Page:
If $\lim_{k\rightarrow\infty} x[k]$ exists and is finite then $X(z)$, the Z-transform of $x[k]$, has no poles in the region $|z|>1$ and at most 1 pole at $z = 1$.

Attempt: \begin{align*} X(z) &= \sum_{k\ge 0} x[k]z^{-k}\\\ H(z)/G(z) &= \sum_{k\ge 0} x[k]z^{-k}\\\ \end{align*}

First prove that no pole can be in $|z|>1$ \begin{align*} H(z)/G(z) &= \sum_{k\ge 0} x[k]z^{-k}\\\ H(z)/[(z-a)G'(z)] &= \sum_{k\ge 0} x[k]z^{-k}, a>1\\\ H(z)/[(z-a)G'(z)] &= x[0] + x[1]z^{-1} +x[2]z^{-2}+x[3]z^{-3}...\\\ H(z)/G'(z) &= (z-a)(x[0] + x[1]z^{-1} +x[2]z^{-2}+x[3]z^{-3}...)\\\ \end{align*}

Can someone help carry this further?


Let me show you a simple way to see this property. Assume $x[k]$ is a causal sequence and let


be finite. Then the sequence $x[k]$ can be written as


where $u[k]$ is the unit step sequence, and $y[k]$ is a causal sequence that decays to zero as $k\rightarrow\infty$. Taking the $\mathcal{Z}$-transform of (1) gives


The poles of $X(z)$ are determined by the two terms on the right-hand side of (2). Since $y[k]$ is a causal decaying sequence, its $\mathcal{Z}$-transform $Y(z)$ must have all its poles inside the unit circle. Since the first term on the right-hand side of (2) can only contribute a single pole at $z=1$, $X(z)$ cannot have any poles outside the unit circle. If $x[\infty]\neq 0$, $X(z)$ has exactly one pole at $z=1$ from the first term on the right-hand side of (2). If $x[\infty]=0$, i.e. $x[k]$ decays to zero as $k\rightarrow\infty$, then that first term disappears and $X(z)$ has no pole at $z=1$. This verifies the claim: if $x[k]$ has a finite limit as $k\rightarrow\infty$, $X(z)$ cannot have any poles outside the unit circle, and, if $x[\infty]\neq 0$, it has a single pole at $z=1$ in addition to its poles inside the unit circle.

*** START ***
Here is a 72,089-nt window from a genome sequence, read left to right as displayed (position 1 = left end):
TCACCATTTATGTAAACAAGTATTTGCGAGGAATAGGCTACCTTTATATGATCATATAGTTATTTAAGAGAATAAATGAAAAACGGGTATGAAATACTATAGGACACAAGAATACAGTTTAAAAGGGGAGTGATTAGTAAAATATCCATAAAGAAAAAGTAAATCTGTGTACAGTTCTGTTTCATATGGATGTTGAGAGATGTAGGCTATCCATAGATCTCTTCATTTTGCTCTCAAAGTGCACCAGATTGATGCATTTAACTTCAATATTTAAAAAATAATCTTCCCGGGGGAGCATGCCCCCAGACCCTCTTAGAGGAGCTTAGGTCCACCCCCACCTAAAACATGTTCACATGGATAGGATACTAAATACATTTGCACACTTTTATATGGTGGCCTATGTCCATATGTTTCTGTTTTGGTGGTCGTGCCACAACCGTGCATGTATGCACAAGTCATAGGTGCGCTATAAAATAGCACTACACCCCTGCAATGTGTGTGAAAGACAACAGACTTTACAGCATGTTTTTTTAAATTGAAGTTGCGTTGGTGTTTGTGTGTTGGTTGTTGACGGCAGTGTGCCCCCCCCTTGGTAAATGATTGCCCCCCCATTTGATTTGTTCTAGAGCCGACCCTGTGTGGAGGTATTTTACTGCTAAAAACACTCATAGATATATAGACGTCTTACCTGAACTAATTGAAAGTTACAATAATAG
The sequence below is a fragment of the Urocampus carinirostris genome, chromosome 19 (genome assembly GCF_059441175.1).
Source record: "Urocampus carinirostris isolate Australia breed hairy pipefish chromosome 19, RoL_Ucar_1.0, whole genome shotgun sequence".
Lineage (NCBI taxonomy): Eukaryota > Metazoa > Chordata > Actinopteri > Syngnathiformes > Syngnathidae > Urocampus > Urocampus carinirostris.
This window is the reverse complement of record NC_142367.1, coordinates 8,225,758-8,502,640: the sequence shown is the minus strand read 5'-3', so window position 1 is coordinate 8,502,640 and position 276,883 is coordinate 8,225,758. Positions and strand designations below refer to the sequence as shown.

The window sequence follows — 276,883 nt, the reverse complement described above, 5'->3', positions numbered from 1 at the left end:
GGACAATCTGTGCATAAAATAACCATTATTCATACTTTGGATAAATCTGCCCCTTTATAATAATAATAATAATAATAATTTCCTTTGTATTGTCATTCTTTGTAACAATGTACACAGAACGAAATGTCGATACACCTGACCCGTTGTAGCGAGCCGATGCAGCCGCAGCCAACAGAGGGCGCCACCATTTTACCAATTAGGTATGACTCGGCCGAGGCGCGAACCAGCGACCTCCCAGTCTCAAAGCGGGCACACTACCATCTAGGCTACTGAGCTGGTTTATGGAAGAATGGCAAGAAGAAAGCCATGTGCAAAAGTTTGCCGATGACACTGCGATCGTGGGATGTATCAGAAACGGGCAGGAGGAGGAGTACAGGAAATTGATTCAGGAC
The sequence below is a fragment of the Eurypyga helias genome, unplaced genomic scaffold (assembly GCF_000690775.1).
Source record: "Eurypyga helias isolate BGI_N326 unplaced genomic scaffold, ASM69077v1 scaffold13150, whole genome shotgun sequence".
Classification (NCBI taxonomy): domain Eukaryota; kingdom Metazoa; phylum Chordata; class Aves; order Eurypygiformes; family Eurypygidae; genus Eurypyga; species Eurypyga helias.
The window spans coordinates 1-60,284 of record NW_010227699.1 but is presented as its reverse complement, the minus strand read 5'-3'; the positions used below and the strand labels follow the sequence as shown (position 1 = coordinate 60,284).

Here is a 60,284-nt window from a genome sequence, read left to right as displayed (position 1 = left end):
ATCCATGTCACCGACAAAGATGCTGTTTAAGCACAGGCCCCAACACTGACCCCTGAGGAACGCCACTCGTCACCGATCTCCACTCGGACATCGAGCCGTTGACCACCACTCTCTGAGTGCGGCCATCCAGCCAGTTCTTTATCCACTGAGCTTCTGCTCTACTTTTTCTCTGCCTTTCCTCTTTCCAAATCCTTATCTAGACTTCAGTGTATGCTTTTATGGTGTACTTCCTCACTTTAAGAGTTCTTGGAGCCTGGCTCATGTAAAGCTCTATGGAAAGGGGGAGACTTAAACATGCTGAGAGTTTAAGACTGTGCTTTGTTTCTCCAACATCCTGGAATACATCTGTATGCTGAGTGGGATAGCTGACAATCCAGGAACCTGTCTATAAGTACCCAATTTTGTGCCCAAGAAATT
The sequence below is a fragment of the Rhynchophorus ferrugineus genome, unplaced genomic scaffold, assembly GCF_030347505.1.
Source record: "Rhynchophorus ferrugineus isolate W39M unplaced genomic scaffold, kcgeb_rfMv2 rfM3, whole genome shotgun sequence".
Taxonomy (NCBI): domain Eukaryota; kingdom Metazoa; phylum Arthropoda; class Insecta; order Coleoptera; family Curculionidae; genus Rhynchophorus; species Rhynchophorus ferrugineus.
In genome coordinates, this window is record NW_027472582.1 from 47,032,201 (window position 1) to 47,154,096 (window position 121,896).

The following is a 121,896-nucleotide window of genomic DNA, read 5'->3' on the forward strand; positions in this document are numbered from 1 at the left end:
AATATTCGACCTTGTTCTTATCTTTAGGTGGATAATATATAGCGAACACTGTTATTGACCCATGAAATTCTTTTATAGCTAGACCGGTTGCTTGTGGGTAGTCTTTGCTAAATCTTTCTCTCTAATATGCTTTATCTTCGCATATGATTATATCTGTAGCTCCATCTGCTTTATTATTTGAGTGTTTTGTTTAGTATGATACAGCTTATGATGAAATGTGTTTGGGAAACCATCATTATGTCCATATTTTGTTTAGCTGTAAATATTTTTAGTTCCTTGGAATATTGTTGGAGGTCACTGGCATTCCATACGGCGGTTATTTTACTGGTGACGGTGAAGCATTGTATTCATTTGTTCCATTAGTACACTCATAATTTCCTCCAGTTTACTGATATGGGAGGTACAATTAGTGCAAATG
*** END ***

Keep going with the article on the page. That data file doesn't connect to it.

Also note that the final value theorem directly follows from (2). Multiplying both sides of (2) by $z-1$ gives


Taking the limit $z\rightarrow 1$ yields the final value theorem of the $\mathcal{Z}$-transform:

$$\lim_{z\rightarrow 1}(z-1)X(z)=x[\infty]\tag{4}$$

Note that the limit $\lim_{k\rightarrow\infty}x[k]$ must be guaranteed to exist in order for (4) to make any sense.

  • $\begingroup$ This is very well written. But how did you know that $x[k] = x[\infty]u[k] + y[k]$? $\endgroup$
    – Fraïssé
    Feb 1 '15 at 17:21
  • $\begingroup$ @IllegalImmigrant: I can simply decompose any causal $x[k]$ with a finite limit $x[\infty]$ as $x[\infty]u[k]+y[k]$ with $\lim_{k\rightarrow\infty}y[k]=0$, because then $\lim_{k\rightarrow\infty}x[k]=x[\infty]\cdot \lim_{k\rightarrow\infty}u[k]+\lim_{k\rightarrow\infty}y[k]=x[\infty]$ is always guaranteed. $\endgroup$
    – Matt L.
    Feb 1 '15 at 17:55

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